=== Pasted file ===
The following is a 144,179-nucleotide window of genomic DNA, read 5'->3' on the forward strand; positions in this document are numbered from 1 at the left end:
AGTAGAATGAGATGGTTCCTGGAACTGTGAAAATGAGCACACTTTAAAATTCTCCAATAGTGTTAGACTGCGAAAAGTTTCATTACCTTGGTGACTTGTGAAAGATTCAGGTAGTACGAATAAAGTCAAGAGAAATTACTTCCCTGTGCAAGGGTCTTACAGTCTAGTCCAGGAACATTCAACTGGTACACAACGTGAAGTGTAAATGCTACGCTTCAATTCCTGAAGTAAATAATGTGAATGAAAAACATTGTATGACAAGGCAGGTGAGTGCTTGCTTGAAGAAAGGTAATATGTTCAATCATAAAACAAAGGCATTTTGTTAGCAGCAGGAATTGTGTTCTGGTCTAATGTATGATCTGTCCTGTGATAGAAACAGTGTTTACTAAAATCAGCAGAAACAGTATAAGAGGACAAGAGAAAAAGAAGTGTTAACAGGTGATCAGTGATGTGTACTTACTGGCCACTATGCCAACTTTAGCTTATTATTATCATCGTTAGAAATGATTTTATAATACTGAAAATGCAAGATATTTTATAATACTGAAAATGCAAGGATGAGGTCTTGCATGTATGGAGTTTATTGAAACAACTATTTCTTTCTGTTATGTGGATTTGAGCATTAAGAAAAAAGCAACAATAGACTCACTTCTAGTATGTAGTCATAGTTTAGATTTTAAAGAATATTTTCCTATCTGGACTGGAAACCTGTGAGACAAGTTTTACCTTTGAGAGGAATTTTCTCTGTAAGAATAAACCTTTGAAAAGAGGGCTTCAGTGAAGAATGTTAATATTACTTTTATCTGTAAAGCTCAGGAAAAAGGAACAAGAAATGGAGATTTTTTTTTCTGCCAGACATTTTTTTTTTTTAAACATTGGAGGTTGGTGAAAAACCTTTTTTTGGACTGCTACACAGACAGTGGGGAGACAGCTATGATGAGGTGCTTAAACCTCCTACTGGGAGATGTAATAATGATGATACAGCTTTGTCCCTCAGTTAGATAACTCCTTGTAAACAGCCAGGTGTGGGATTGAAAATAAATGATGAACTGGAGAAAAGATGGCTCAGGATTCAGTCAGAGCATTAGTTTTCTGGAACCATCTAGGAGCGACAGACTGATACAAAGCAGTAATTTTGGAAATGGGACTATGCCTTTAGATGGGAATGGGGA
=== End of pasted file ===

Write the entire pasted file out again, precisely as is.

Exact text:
The following is a 144,179-nucleotide window of genomic DNA, read 5'->3' on the forward strand; positions in this document are numbered from 1 at the left end:
AGTAGAATGAGATGGTTCCTGGAACTGTGAAAATGAGCACACTTTAAAATTCTCCAATAGTGTTAGACTGCGAAAAGTTTCATTACCTTGGTGACTTGTGAAAGATTCAGGTAGTACGAATAAAGTCAAGAGAAATTACTTCCCTGTGCAAGGGTCTTACAGTCTAGTCCAGGAACATTCAACTGGTACACAACGTGAAGTGTAAATGCTACGCTTCAATTCCTGAAGTAAATAATGTGAATGAAAAACATTGTATGACAAGGCAGGTGAGTGCTTGCTTGAAGAAAGGTAATATGTTCAATCATAAAACAAAGGCATTTTGTTAGCAGCAGGAATTGTGTTCTGGTCTAATGTATGATCTGTCCTGTGATAGAAACAGTGTTTACTAAAATCAGCAGAAACAGTATAAGAGGACAAGAGAAAAAGAAGTGTTAACAGGTGATCAGTGATGTGTACTTACTGGCCACTATGCCAACTTTAGCTTATTATTATCATCGTTAGAAATGATTTTATAATACTGAAAATGCAAGATATTTTATAATACTGAAAATGCAAGGATGAGGTCTTGCATGTATGGAGTTTATTGAAACAACTATTTCTTTCTGTTATGTGGATTTGAGCATTAAGAAAAAAGCAACAATAGACTCACTTCTAGTATGTAGTCATAGTTTAGATTTTAAAGAATATTTTCCTATCTGGACTGGAAACCTGTGAGACAAGTTTTACCTTTGAGAGGAATTTTCTCTGTAAGAATAAACCTTTGAAAAGAGGGCTTCAGTGAAGAATGTTAATATTACTTTTATCTGTAAAGCTCAGGAAAAAGGAACAAGAAATGGAGATTTTTTTTTCTGCCAGACATTTTTTTTTTTTAAACATTGGAGGTTGGTGAAAAACCTTTTTTTGGACTGCTACACAGACAGTGGGGAGACAGCTATGATGAGGTGCTTAAACCTCCTACTGGGAGATGTAATAATGATGATACAGCTTTGTCCCTCAGTTAGATAACTCCTTGTAAACAGCCAGGTGTGGGATTGAAAATAAATGATGAACTGGAGAAAAGATGGCTCAGGATTCAGTCAGAGCATTAGTTTTCTGGAACCATCTAGGAGCGACAGACTGATACAAAGCAGTAATTTTGGAAATGGGACTATGCCTTTAGATGGGAATGGGGA